So the approach that Uber took, while it made sense for Uber as a global company, didn’t quite make sense in the context of Southeast Asia because you immediately alienate or take away a very large population set that could not otherwise use your services without credit cards or banking. So when we launched, we actually launched a cash prepaid card system that allowed drivers to purchase prepaid cards that then automatically drew down whenever a ride happened. That was the key innovation that allowed us to solve the working capital issue that was associated with cash payments for ridesharing. So in many ways, the first hook that we had was around, how do we sole cash payments in ridesharing? Then fast forward six years later, once we had built enough scale, built enough customer base, then we realized, well, why don’t we solve the cash and the cashless problem directly by launching payments as an alternative to credit cards? And that’s how we ultimately came up with GrabPay.
Hans Tung : It is not easy to design a super app. When we look at the Grab app now, you have five buttons down below a home activity payment inbox of account. And each one of them is pretty self-explanatory for what it does. Of course, there’s always room for improvement, but when we have friends coming from overseas, they can quickly figure out what they’re supposed to do. And this app is a lot more “complicated” by Western standards compared to Uber app, because at home you can transport the foods, delivery, subscription, e-scooter, trip planner, hotels, and a lot more. Based on the user surveys you get, do consumers in Southeast Asia get it as quickly as the Chinese consumers have, regarding super apps in China? Or is that an education process that you have to really spend time and effort to get the consumers in various Southeast Asian countries of different economic development stages to understand this?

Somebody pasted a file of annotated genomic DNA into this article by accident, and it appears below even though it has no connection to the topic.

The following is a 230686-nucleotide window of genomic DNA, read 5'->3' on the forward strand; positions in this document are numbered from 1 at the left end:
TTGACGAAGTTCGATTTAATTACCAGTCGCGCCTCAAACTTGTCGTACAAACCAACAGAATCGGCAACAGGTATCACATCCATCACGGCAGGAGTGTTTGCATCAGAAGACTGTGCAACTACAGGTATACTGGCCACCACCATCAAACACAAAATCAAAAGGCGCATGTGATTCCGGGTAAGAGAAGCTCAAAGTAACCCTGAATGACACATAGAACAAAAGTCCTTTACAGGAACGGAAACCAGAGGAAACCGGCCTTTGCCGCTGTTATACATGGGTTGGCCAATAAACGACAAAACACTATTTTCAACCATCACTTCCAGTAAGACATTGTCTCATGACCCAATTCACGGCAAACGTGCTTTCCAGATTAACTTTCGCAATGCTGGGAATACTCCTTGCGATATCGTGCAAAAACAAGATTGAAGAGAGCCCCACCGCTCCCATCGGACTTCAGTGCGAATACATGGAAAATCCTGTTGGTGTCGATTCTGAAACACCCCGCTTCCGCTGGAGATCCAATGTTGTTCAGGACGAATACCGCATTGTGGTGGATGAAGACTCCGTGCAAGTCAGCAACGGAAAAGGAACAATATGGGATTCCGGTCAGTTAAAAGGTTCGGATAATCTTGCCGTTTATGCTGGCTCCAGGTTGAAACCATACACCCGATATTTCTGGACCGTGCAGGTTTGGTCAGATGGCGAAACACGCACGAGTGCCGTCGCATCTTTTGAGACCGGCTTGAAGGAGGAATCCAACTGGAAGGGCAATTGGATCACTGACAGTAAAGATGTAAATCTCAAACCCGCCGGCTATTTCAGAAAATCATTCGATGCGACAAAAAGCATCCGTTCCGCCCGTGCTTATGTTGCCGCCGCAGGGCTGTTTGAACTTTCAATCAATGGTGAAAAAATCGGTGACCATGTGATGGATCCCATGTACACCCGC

Ming Maa: I think that’s a great question. Perhaps the right way to think about it first is, really what is the notion behind a super app, and why are there super apps in places like China and Southeast Asia, but not in mature markets like the US? The way that we thought about the super app is really as a platform that really enables an entire ecosystem or economy of digital services. And why it really works very well in Southeast Asia is because Southeast Asia as a region has always lacked a lot of the digital infrastructure that’s required for great vertical-focus companies to succeed.
So whether it’s payments, whether it’s last mile, whether it’s anti-fraud technologies, many of these basic things that we all take for granted as entrepreneurs in the US are missing in Southeast Asia. And so for companies and startups to scale from 0 to 100, what they end up having to do is either focus on a very narrow set of customers who have access to those services, or they have to recreate all of the services from the ground up. That creates tremendous burden and overhead for a company who’s scaling from zero. So we realized was, well, hey, we’ve actually built all these services for our own business. So why don’t we provide all of these services as EPIs to other startups and other technology companies, and enable them to thrive on top of the infrastructure rails that we’ve built? That was really the genesis for thinking about the super app.
One of the things that we always believe in is, it’s always better to partner with great companies. In fact, we always believe that it’s better to stand on the shoulders of giants than having to create things ourselves. And that has led us down the path of partnering with world-class companies like Bookings with Microsoft, with many others to provide specific services for our super app, whether it’s travel, whether it’s hotel bookings, and many, many more that will come.